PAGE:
Keith G. Meador devotes his contribution to The Secular Revolution to an analysis of the therapeutic takeover of American Protestantism. He focuses on the role of the Christian Century under the editorship of Charles Clayton Morrison, who used the magazine to advance a “scientific” and simplified Christianity supposedly fit for the modern age. Psychology played a major role in this reform.
By the 1920s, partly through the Century's influence, “mainline Protestant seminaries began teaching the concept of ‘self-realization,' which conceived of the self as an entity whose fulfillment and full potentiation were paramount within the spiritual life. As a result, helping people ‘adjust' and ‘adapt' in service of the self became the goal of pastoral care and counseling. Through continual adjustment and adaptation, people would grow in their perceptions and come closer to the ultimate goal of self-realisation” (295).
Morrison was quite self-conscious about the procedure. He wrote in 1939 that “there was a genuine satisfaction in the procedure of translating Christianity into terms of psychological experience. It generated an unction of its own. I was relieving people of a burden—the burden of having to believe the historical particularities of Christianity. I was engaged in ‘simplifying' religion, and surely this was a worthy service.” By 1939, though, he had come to regret it: “That I was really oversimplifying it by leveling down its objective particularities to a psychological common denominator, did not for some time occur to me. But the cumulative effect of this procedure gradually began to register in my consciousness. I found that, having baptized the Christian verity in the waters of psychological experience, something seemed to have been washed away from it—something that belonged to it as a part of my Christian inheritance” (296–7). The baptism image says it all: Psychology doesn't die and rise into Christianity; rather, Christian faith must die to rise again as psychology. As Meador argues, this transformation within Protestantism is part of the larger story of the triumph of the therapeutic, often gestating within Protestantism. The advocates for psychology were pastors or sons of pastors.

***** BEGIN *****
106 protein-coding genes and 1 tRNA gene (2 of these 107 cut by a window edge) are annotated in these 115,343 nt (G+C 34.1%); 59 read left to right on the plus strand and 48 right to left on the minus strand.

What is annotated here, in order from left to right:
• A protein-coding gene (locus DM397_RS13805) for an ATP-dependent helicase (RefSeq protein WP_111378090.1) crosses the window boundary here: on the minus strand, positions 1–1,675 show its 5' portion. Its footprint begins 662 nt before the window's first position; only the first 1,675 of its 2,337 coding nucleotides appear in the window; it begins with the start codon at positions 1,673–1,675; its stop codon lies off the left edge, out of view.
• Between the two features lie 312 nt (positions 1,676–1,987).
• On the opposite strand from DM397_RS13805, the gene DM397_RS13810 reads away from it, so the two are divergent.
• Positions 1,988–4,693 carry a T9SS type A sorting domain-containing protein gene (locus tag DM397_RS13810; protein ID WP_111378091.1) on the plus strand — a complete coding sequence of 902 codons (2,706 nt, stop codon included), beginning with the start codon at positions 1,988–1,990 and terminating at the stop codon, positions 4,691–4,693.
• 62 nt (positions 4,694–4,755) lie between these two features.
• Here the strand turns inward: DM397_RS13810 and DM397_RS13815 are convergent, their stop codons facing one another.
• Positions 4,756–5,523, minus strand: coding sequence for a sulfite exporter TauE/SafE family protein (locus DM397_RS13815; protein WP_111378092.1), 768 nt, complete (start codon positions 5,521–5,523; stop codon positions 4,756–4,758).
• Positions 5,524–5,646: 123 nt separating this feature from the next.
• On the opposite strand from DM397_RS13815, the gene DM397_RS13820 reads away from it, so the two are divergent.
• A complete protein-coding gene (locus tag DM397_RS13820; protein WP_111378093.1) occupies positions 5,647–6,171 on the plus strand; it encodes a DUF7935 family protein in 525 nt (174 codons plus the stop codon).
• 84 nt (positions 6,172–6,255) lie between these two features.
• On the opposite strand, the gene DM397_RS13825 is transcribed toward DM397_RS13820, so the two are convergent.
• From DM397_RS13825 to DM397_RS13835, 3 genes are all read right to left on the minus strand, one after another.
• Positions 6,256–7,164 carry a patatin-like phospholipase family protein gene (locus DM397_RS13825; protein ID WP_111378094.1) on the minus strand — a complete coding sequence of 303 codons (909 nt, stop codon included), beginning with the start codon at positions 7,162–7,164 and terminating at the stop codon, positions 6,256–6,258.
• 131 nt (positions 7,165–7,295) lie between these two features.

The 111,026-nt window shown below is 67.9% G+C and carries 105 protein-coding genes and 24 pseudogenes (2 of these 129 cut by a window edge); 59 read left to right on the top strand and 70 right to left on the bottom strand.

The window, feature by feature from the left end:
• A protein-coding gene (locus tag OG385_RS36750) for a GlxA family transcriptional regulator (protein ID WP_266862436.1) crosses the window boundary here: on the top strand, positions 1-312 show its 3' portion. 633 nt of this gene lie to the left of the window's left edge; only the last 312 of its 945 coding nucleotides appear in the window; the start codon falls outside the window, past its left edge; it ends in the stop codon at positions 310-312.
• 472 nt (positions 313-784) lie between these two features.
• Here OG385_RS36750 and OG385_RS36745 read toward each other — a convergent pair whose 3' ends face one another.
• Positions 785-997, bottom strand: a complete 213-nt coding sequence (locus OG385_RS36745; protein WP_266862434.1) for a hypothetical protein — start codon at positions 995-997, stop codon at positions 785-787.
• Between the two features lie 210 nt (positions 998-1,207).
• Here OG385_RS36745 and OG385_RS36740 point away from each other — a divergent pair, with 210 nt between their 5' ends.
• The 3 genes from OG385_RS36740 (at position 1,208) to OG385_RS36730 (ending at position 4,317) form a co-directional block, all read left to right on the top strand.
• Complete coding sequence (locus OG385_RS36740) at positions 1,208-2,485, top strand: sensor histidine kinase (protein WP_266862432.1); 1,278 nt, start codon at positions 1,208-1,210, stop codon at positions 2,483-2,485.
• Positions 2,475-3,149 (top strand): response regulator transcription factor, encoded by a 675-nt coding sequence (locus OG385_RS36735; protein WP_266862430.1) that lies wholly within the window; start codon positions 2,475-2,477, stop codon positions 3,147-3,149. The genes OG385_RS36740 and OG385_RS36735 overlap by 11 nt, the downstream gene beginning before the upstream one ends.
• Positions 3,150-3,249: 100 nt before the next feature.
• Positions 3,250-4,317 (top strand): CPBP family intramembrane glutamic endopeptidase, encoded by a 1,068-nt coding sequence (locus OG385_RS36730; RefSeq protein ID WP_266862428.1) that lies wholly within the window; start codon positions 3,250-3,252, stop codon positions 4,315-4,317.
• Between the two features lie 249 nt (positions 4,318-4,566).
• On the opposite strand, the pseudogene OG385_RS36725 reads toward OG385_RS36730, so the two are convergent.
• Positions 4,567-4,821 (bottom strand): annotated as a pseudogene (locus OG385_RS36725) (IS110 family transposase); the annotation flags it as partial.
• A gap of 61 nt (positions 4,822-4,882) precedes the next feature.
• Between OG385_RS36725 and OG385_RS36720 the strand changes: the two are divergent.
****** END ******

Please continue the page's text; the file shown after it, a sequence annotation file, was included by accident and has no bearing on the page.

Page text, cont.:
Crucial as the early decades of the 20th century are to this process, Meador argues that American Protestantism was predisposed to be receptive to psychological transformation: “Historically, Protestant theology has viewed the Christian life through two distinct yet complementary lenses: one focused on the life and history of the institutional church, and the other on the individual's personal experience. . . . American Protestants have long emphasized the latter view much more than their European counterparts and fostered a form of Protestant individualism that pervades American culture.” Even the more ecclesially minded of American Christians had a distinctive brand of Christianity that lent itself to psychological interpretation (271).
Churches of a more liturgical bent, and with more stringent doctrinal standards, had some built-in resistance to the therapeutic, but Morrison's version of ecumenism had little sympathy for these sorts of churches. Railing against denominationalism, Morrison and the Century “described the religion that they sought to build, following [William] James's formulation, as an individual and solitary affair, as ‘the expression of the soul's desire for the infinite life. It rests upon the capacity of man to know God and to achieve character. . . . It is the result of a developing life, aspiring after fuller realization of friendship with God and with man. All religion has the same essential elements'” (297). In this perspective, the church was viewed from a “functional perspective” (297).
Morrison's view of church authority comes clear in his fulminations against Roman Catholicism: “Roman Catholics were mocked for standing in ‘an unchanging and eternal church,' rather than a liberal church which ‘admits change and argues in behalf of it as the one principle which guarantees the continued life of religion.' . . . What irked Morrison about Catholicism was the church's authority in the lives of its members. ‘There is as complete a non-communion between Protestantism and Catholicism as between Protestantism and Mohammedanism. They stand against each other as religious antitheses. . . . If it were possible Catholicism would establish a complete segregation of her own people from all other classes.” Fortunately for Morrison, Catholicism was on its way out: “A religion of mere ceremony is rapidly becoming a thing of the past; a religion based upon outward authority is fast crumbling away, and in its place coming a religion based upon the inward authority of the spirit” (297–8).
That was written in 1914, and it has not worn well. Roman Catholics are still here, and what's rapidly becoming a thing of the past is the very therapeutic, hollowed-out Protestantism that Morrison believed was the wave of the future.